The open-air cafés of suburban Bougival, on the Seine outside Paris, were popular recreation spots for city dwellers, including the Impressionist painters. Renoir, who was primarily a figure painter, uses intense color and lush brushwork to heighten the sense of pleasure conveyed by the...
The open-air cafés of suburban Bougival, on the Seine outside Paris, were popular recreation spots for city dwellers, including the Impressionist painters. Renoir, who was primarily a figure painter, uses intense color and lush brushwork to heighten the sense of pleasure conveyed by the whirling couple who dominate the composition. The woman's face, framed by her red bonnet, is the focus of attention, both ours and her companion's.
Lower right: Renoir. 83.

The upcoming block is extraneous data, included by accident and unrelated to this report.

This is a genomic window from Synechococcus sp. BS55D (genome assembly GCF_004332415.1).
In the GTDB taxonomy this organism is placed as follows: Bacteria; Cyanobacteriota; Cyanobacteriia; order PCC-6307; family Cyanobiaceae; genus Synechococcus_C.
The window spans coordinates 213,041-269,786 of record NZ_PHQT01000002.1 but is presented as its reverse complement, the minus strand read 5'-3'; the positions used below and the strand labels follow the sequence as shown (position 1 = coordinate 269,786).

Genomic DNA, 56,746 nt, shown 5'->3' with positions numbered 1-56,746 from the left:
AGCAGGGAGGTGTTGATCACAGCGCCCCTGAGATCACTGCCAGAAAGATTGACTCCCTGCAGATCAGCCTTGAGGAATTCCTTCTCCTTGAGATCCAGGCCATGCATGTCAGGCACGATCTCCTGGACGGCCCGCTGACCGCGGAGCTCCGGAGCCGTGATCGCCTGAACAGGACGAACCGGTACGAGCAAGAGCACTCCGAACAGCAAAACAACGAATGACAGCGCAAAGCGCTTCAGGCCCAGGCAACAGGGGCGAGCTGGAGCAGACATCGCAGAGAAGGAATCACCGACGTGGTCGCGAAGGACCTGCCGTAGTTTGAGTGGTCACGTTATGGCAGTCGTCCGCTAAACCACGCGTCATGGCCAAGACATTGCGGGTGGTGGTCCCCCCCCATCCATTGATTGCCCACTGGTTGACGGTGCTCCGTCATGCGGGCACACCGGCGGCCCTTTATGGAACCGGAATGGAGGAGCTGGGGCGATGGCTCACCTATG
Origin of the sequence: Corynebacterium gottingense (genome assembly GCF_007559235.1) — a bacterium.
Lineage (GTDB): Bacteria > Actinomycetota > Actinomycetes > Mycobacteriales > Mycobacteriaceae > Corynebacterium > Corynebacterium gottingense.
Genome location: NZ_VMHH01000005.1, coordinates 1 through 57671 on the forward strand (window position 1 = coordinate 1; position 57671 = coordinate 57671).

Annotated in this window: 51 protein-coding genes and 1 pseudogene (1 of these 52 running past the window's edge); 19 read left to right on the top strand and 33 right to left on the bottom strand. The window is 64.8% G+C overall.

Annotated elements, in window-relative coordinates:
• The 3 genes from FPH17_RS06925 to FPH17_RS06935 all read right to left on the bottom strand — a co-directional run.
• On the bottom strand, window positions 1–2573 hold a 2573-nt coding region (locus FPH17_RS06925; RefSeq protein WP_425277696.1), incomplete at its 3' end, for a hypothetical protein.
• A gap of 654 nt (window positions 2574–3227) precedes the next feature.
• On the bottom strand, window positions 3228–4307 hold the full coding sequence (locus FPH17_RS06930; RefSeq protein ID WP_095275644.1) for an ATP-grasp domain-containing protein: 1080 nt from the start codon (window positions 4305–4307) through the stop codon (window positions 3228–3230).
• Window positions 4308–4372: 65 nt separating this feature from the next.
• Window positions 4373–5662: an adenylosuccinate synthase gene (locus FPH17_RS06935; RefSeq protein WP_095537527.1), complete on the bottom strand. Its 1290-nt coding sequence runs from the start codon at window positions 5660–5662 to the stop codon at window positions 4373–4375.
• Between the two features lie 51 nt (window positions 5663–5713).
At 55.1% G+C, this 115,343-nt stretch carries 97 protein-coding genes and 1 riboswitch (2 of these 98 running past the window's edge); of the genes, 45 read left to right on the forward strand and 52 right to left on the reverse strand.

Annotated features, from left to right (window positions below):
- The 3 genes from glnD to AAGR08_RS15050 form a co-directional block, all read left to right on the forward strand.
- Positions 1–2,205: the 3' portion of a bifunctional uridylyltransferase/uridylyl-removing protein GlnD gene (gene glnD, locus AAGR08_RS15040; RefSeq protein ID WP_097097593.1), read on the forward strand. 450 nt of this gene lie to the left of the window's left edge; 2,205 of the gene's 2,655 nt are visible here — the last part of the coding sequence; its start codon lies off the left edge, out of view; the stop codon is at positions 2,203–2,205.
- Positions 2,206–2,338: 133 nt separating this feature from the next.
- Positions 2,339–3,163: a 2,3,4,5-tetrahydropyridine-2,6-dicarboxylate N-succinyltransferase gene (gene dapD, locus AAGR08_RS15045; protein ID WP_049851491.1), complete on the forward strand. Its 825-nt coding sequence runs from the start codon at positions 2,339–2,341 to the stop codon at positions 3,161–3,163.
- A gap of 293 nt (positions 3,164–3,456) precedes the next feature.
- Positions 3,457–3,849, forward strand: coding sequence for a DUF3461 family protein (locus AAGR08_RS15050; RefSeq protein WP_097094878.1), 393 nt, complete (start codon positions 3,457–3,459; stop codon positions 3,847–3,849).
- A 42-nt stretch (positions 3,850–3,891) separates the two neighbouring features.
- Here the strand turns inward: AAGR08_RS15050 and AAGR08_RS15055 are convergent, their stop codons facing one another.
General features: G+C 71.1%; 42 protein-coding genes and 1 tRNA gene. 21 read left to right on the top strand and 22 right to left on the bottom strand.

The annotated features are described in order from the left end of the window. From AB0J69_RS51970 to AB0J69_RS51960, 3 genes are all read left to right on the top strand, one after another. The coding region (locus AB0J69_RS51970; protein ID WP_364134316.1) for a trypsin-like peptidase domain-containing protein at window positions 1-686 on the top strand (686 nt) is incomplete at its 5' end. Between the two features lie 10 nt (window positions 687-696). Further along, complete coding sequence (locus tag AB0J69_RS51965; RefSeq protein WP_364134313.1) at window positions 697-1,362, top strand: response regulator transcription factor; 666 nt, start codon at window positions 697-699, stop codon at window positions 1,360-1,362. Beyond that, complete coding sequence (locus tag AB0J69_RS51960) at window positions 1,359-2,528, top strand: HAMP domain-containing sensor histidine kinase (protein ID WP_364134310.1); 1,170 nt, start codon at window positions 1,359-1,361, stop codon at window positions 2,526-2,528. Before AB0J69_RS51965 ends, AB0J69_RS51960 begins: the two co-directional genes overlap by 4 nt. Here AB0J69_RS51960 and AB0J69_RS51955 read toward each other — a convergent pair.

April 16, 1883, deposited by the artist with Durand-Ruel, Paris; November 12, 1884, returned to the artist; February 19, 1886, deposited by the artist with Durand-Ruel and shipped to New York; November 22, 1886, sold by the artist to Durand-Ruel and sold the same day to Mme. Hiltbrunner; June 15, 1889, deposited by Mme. Hiltbrunner with Durand-Ruel; August 25, 1891, sold by Mme. Hiltbrunner to Durand-Ruel and, in September, 1891, transferred back to Paris [see note 1]; January 2, 1894, sold by Durand-Ruel, Paris to Félix-François Depeaux (b. 1853 - d. 1920), Rouen; May 31 - June 1, 1906, Depeaux sale, Galerie Georges Petit, Paris, lot 38, to Depeaux's brother-in-law, Edmond Décap, Paris; by descent to Maurice Barret-Décap, Biarritz, France; 1937, sold by Barret-Décap, possibly through Anthony H. Manley, Paris [see note 2] to the dealers Paul Brame (b. 1898 - d. 1971) and César de Hauke (b. 1900), Paris, for Jacques Seligmann et Fils, Paris [see note 3]; March 19, 1937, transferred from Seligmann, Paris, to Jacques Seligmann and Co., New York; April, 1937, sold by Seligmann, New York, to the MFA for $150,000. (Accession Date: May 5, 1937) NOTES:  The early provenance and information about Durand-Ruel's transactions is taken from Colin B. Bailey, Renoir, Impressionism, and Full-Length Painting (exh. cat. Frick Collection, New York, 2012), p. 212.  Maurice Barret-Décap owned the painting until at least February 9, 1937, as his correspondence with Seligmann attests. The provenance provided by Seligmann at the time of the painting's acquisition lists the name of Anthony Manley after that of Barret-Décap. The gallery's shipping papers from March 19, 1937, note that it was purchased from Manley on February 13 (year illegible; presumably 1937); Manley also wrote to Seligmann on April 3, 1937, regarding the payment of interest on the painting. It is possible that Barret-Décap sold the work to Seligmann through Manley, that the two men owned it jointly, or that Manley owned the work for a very short period of time, around February 9-13, 1937.  De Hauke was a sales representative for Jacques Seligmann and Co. While he purchased works of art that were sold by the gallery, the ownership of the objects was often officially shared by several art dealers, and the transactions became quite complicated. De Hauke and Brame worked together on several occasions.